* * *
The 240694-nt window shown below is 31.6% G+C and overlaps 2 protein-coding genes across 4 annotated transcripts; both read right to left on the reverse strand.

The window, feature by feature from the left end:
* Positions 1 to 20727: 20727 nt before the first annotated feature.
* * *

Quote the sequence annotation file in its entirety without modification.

The 240694-nt window shown below is 31.6% G+C and overlaps 2 protein-coding genes across 4 annotated transcripts; both read right to left on the reverse strand.

The window, feature by feature from the left end:
* Positions 1 to 20727: 20727 nt before the first annotated feature.